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I am writing a generic linked list in C++ using templates, and am experiencing Segmentation Faults when accessing Node values.

To make the test case simpler, I have implemented a fixed size, two node, linked list.

I have two questions:

1a) Why isn't aList.headNodePtr->prevNodePtr set to NULL?

1b) Why isn't aList.tailNodePtr->nextNodePtr set to NULL?

I set both of these values to NULL in the LinkedList constructor, but the output in main shows that:

head prevAddress: 0x89485ed18949ed31
tail nextAddress: 0x7fffe8849679

2) Why does the following line in main() cause a Seg Fault?

aList.headNodePtr->nodeValue = 1;

The full code is below:

#include <iostream>
using namespace std;

template <class T>
    class Node {
    public:
    Node<T>* prevNodePtr;
    Node<T>* nextNodePtr;
    T nodeValue;
};

template <typename T>
    class LinkedList {
    public:
    Node<T>* headNodePtr;
    Node<T>* tailNodePtr;

    LinkedList() {
        Node<T>* headNodePtr = new Node<T>;
        Node<T>* tailNodePtr = new Node<T>;

        headNodePtr->prevNodePtr = NULL;
        headNodePtr->nextNodePtr = tailNodePtr;
        tailNodePtr->prevNodePtr = headNodePtr;
        tailNodePtr->nextNodePtr = NULL;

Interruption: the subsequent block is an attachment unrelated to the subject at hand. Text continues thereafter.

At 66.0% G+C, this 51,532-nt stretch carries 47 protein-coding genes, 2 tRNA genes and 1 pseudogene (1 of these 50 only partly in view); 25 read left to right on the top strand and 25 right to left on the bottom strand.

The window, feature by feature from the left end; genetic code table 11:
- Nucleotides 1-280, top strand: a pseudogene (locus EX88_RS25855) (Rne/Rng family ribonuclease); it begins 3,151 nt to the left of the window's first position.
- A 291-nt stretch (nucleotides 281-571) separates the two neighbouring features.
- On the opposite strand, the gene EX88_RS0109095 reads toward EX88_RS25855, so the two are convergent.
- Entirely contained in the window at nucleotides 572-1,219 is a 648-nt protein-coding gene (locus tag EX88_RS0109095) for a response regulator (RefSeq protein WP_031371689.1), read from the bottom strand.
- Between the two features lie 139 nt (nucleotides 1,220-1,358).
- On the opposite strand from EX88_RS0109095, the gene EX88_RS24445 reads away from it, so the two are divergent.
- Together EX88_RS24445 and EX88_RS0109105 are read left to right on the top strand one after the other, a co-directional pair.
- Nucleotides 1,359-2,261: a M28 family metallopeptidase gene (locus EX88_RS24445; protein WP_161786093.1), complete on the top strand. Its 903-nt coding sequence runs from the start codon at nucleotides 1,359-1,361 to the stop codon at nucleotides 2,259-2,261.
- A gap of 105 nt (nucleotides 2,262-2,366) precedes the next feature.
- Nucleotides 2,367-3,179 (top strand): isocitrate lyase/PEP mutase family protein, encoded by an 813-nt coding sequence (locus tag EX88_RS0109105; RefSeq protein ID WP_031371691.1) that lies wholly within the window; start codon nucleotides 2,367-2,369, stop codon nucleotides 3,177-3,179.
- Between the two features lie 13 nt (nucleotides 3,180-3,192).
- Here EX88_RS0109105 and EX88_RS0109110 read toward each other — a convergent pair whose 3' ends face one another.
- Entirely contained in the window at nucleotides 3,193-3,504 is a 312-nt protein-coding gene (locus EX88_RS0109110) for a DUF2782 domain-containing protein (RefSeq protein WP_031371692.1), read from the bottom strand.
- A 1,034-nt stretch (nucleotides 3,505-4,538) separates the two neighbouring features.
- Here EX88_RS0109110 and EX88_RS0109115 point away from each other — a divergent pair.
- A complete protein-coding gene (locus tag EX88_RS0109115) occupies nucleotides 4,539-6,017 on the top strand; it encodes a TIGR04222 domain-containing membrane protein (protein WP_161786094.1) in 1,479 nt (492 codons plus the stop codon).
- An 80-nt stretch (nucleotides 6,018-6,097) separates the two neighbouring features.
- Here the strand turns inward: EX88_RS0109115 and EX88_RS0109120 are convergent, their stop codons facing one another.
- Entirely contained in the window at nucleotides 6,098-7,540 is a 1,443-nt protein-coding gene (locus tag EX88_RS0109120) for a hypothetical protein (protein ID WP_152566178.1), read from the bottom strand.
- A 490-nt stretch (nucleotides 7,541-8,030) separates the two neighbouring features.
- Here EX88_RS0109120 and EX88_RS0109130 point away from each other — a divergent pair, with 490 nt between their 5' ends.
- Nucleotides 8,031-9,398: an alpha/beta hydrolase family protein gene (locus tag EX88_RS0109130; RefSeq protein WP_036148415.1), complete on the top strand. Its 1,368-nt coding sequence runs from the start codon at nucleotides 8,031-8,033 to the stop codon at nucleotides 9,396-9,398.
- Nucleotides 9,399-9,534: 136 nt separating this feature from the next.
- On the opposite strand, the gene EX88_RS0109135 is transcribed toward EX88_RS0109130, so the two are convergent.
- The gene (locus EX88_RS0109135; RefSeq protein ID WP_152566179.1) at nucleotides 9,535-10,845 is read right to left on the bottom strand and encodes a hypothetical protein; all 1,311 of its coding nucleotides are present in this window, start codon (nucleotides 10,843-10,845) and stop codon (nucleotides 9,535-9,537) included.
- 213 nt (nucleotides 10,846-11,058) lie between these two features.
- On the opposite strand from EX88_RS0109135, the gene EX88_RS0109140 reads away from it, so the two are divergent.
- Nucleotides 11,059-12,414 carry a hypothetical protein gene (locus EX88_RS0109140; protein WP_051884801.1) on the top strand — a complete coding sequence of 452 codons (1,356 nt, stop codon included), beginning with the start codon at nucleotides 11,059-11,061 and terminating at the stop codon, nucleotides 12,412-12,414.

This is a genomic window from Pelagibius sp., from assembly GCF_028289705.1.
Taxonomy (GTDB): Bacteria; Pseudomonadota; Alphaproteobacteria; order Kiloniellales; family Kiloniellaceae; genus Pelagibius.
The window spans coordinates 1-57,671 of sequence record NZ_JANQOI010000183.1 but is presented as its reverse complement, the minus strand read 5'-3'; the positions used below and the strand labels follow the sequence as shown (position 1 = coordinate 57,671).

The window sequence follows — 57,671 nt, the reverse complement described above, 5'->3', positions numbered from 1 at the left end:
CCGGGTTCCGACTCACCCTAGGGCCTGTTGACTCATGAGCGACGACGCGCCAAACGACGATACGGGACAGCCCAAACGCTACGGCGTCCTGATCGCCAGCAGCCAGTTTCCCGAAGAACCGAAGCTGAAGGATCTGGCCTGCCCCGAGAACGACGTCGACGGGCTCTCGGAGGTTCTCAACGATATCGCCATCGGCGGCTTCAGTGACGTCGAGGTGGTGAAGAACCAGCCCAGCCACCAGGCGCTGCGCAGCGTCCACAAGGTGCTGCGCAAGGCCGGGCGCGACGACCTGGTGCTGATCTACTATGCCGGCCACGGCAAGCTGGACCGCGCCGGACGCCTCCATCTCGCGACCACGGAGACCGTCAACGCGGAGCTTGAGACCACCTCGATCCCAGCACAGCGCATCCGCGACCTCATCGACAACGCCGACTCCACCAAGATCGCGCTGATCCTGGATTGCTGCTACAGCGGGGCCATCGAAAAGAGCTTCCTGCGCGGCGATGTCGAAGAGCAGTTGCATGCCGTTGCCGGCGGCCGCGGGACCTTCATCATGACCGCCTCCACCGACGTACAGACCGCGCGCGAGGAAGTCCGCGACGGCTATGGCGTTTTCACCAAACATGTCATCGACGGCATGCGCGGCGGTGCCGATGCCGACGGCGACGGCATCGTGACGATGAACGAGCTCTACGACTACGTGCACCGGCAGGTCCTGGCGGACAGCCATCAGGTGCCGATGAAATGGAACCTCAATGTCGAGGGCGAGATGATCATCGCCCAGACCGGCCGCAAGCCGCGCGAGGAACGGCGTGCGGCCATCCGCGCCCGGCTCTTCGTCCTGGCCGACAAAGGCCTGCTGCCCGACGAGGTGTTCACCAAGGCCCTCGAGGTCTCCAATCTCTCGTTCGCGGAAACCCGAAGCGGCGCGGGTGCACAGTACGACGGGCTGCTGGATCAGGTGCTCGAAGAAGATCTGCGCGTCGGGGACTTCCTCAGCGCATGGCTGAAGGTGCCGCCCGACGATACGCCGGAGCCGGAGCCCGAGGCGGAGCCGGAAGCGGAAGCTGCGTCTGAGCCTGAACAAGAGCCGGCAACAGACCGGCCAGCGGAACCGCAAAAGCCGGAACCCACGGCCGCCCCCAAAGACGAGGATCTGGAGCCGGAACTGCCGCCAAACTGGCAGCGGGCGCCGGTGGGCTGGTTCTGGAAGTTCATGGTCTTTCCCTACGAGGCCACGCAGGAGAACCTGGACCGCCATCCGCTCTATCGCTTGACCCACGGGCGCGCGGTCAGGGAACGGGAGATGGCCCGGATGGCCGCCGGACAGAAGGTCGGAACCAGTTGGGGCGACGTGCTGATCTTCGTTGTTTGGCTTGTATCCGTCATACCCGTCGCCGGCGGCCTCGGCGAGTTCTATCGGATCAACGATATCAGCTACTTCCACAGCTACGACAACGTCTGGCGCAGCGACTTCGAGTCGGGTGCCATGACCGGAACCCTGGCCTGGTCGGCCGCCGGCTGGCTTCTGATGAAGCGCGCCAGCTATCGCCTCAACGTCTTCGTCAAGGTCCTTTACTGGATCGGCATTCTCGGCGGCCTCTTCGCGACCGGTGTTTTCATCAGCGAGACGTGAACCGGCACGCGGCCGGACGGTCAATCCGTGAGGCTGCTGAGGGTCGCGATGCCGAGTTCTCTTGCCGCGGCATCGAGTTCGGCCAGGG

}

    ~LinkedList() {
        headNodePtr = NULL;
        tailNodePtr = NULL;
        delete headNodePtr;
        delete tailNodePtr;
    }
};

int main()
{
    LinkedList<int> aList;
    cout << "head Value: " << aList.headNodePtr->nodeValue << endl;
    cout << "head prevAddress: " << aList.headNodePtr->prevNodePtr << endl;
    cout << "head nextAddress: " << aList.headNodePtr->nextNodePtr << endl;
    cout << "tail Value: " << aList.tailNodePtr->nodeValue << endl;
    cout << "tail prevAddress: " << aList.tailNodePtr->prevNodePtr << endl;
    cout << "tail nextAddress: " << aList.tailNodePtr->nextNodePtr << endl;

    aList.headNodePtr->nodeValue = 1;
}
share|improve this question
3  
Why are you delete-ing headNodePtr and tailNodePtr after setting them to NULL? That's a memory leak right there. You need to delete them before setting to NULL. Also, I assume this is homework or something for your own independent study, as standard C++ already provides a std::list that is fully tested. –  In silico Oct 3 '11 at 1:34
    
@in-silico thanks for explaining about delete. I was doing that because a previous bit of code was crashing from double-deletes, but obviously this "cure" is not the correct one! –  Jeremiah Oct 3 '11 at 1:56

1 Answer 1

up vote 2 down vote accepted

You're not actually setting the members, you're setting the locals you declared in the ctor:

Node<T>* headNodePtr;  // <-- MEMBERS
Node<T>* tailNodePtr;

LinkedList() {
    Node<T>* headNodePtr = new Node<T>;  // <-- LOCALS
    Node<T>* tailNodePtr = new Node<T>;

Try this instead:

Node<T>* headNodePtr;  // <-- MEMBERS
Node<T>* tailNodePtr;

LinkedList() {
    headNodePtr = new Node<T>;  // <-- MEMBER ACCESS
    tailNodePtr = new Node<T>;
share|improve this answer
    
Thanks. Seems obvious after you clued me in. –  Jeremiah Oct 3 '11 at 1:46
    
That's 90% of programming. :) –  jeffamaphone Oct 3 '11 at 3:00

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